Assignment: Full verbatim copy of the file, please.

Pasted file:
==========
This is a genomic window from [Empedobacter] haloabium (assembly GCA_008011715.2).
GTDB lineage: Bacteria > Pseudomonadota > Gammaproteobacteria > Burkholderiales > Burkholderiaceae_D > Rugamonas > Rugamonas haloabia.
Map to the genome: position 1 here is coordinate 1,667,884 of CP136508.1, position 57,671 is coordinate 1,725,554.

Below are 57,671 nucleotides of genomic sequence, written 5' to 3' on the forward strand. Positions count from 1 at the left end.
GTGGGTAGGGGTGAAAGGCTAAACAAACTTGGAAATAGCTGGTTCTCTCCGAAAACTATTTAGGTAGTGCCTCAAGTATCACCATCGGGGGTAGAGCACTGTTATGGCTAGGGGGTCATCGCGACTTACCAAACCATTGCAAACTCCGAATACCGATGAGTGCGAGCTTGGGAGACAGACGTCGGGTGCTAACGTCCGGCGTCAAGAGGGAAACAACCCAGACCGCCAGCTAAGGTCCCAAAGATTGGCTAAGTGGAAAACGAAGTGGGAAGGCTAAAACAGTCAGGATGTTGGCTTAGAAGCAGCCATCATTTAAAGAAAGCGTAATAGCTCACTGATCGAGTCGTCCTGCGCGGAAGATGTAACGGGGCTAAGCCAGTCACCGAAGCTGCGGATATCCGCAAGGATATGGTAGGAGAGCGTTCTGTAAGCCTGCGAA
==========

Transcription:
This is a genomic window from [Empedobacter] haloabium (assembly GCA_008011715.2).
GTDB lineage: Bacteria > Pseudomonadota > Gammaproteobacteria > Burkholderiales > Burkholderiaceae_D > Rugamonas > Rugamonas haloabia.
Map to the genome: position 1 here is coordinate 1,667,884 of CP136508.1, position 57,671 is coordinate 1,725,554.

Below are 57,671 nucleotides of genomic sequence, written 5' to 3' on the forward strand. Positions count from 1 at the left end.
GTGGGTAGGGGTGAAAGGCTAAACAAACTTGGAAATAGCTGGTTCTCTCCGAAAACTATTTAGGTAGTGCCTCAAGTATCACCATCGGGGGTAGAGCACTGTTATGGCTAGGGGGTCATCGCGACTTACCAAACCATTGCAAACTCCGAATACCGATGAGTGCGAGCTTGGGAGACAGACGTCGGGTGCTAACGTCCGGCGTCAAGAGGGAAACAACCCAGACCGCCAGCTAAGGTCCCAAAGATTGGCTAAGTGGAAAACGAAGTGGGAAGGCTAAAACAGTCAGGATGTTGGCTTAGAAGCAGCCATCATTTAAAGAAAGCGTAATAGCTCACTGATCGAGTCGTCCTGCGCGGAAGATGTAACGGGGCTAAGCCAGTCACCGAAGCTGCGGATATCCGCAAGGATATGGTAGGAGAGCGTTCTGTAAGCCTGCGAA